A simple example. Note the welfare recipients are waiting for their monthly allowance to be activated electronically on their cards. But since it's all electronic, why can't the money be activated weekly? Or, if the data reveal that that results in faster spending (so now 4 days per month the kids are hungry rather than one day), the cards could be filled every 6 months. Or, based on the pattern of spending, each individual would be given the money in different amounts at different times.
The irony: this story occurs at Walmart, notorious for paying people low wages and etc.
That's actually not irony, it is the whole point: labor costs.
The solution that the system has conditioned you to believe is the
answer is to give them something. The political divide differs only on what to give them: outright cash payments? Jobs?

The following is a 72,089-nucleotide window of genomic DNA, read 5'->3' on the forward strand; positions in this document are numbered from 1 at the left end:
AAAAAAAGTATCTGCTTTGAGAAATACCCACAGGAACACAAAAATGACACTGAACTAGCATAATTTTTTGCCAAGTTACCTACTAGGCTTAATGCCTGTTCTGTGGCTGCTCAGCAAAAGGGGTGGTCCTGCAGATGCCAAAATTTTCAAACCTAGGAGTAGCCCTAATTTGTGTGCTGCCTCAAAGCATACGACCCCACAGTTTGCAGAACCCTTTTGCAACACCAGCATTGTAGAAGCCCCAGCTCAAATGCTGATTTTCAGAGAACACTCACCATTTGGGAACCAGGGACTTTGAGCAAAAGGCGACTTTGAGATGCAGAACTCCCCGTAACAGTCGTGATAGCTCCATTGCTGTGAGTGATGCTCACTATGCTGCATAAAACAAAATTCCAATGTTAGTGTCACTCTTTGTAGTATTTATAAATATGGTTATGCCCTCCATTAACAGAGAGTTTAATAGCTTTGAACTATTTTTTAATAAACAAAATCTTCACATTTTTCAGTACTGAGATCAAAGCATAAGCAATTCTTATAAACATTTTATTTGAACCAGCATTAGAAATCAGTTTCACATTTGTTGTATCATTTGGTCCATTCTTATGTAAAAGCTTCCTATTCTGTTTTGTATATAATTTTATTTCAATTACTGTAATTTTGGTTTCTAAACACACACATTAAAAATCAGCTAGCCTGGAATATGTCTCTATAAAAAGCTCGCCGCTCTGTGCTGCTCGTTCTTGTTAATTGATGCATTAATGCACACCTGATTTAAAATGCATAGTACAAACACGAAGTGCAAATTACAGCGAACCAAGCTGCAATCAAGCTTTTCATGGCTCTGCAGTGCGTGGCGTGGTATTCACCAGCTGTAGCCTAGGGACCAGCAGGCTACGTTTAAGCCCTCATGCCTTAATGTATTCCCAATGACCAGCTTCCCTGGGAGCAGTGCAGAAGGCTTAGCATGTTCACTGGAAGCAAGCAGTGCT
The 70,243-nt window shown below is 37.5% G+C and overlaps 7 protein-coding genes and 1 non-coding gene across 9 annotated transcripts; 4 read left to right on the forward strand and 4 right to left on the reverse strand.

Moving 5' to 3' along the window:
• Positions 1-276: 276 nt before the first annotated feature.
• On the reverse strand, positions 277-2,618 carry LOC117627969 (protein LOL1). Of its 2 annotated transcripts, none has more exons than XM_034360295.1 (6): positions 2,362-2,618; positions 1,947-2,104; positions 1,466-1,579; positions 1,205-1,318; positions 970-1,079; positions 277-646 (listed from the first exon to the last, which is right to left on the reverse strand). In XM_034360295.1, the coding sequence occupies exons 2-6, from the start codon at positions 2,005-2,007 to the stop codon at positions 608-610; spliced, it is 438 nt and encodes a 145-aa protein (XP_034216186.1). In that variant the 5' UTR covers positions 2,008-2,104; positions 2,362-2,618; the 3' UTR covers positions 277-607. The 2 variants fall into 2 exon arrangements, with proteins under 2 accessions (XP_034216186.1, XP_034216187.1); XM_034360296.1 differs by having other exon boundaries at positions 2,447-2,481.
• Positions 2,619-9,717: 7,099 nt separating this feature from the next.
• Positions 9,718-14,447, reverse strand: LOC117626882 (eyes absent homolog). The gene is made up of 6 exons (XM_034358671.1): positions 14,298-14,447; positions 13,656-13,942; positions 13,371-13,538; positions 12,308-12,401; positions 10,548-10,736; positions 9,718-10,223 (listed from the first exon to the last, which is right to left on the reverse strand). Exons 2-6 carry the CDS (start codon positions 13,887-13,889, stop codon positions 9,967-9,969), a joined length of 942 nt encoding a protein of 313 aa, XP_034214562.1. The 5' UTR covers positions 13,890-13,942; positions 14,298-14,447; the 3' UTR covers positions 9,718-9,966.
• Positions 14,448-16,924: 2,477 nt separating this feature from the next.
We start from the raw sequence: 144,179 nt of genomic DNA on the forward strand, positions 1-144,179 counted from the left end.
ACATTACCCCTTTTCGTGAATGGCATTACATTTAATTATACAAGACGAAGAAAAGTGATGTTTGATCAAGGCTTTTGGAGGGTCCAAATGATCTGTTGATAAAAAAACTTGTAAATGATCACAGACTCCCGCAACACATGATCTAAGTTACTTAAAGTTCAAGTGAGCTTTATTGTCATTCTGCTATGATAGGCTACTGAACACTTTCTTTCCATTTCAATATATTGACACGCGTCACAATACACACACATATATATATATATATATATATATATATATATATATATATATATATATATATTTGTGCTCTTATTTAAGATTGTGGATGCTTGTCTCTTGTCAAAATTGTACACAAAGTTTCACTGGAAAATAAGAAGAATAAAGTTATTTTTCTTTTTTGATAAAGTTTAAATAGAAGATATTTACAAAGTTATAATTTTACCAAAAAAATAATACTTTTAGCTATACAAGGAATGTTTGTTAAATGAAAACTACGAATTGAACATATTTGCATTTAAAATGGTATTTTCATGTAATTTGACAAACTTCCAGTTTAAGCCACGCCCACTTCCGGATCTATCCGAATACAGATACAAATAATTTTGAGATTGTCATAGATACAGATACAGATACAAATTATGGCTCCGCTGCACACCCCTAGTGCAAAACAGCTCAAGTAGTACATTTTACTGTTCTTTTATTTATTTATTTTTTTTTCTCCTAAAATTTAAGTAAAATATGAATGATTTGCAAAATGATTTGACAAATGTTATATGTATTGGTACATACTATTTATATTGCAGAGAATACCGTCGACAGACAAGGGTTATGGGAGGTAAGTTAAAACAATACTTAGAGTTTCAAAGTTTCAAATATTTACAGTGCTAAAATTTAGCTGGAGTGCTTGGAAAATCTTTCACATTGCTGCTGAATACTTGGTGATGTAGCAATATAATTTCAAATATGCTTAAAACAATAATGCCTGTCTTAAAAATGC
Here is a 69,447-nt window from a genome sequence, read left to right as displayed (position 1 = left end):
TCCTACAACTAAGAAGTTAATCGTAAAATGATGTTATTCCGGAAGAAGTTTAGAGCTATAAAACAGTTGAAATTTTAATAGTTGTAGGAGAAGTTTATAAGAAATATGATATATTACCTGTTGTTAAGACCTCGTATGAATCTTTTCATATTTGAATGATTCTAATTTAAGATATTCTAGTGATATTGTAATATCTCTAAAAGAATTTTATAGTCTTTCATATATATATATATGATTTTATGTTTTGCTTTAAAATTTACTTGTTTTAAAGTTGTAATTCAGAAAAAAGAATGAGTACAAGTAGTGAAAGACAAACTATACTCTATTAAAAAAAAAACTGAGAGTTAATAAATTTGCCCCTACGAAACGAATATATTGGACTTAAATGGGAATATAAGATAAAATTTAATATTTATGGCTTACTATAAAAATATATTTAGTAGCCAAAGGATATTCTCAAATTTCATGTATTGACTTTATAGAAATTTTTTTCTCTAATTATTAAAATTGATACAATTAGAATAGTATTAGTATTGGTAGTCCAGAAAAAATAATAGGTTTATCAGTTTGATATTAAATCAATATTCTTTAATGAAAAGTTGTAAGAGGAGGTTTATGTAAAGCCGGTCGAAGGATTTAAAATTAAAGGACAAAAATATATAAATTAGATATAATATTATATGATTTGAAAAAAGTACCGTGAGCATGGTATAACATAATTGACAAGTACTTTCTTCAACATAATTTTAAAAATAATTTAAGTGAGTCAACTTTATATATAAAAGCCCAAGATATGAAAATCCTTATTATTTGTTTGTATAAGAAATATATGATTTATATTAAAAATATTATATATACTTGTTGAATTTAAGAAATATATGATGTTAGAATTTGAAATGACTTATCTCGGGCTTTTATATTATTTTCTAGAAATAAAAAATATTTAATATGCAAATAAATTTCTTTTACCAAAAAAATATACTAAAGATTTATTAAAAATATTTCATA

What you need to focus on is the why. Solving
this isn't a simple matter of raising the food benefit by an amount
equivalent to one more day. The system needs to educate the poor on how
to live life as a poor person.
But then the system has to confront the reality that it produces the children who are more likely to grow into poor adults as a direct consequence of treating poor people as an aberration of the system, rather than as a fully predictable if unintentional result. In other words, the systematic treatment of poor people as a unexpected result of the system is the very part of the system that maintains the poverty.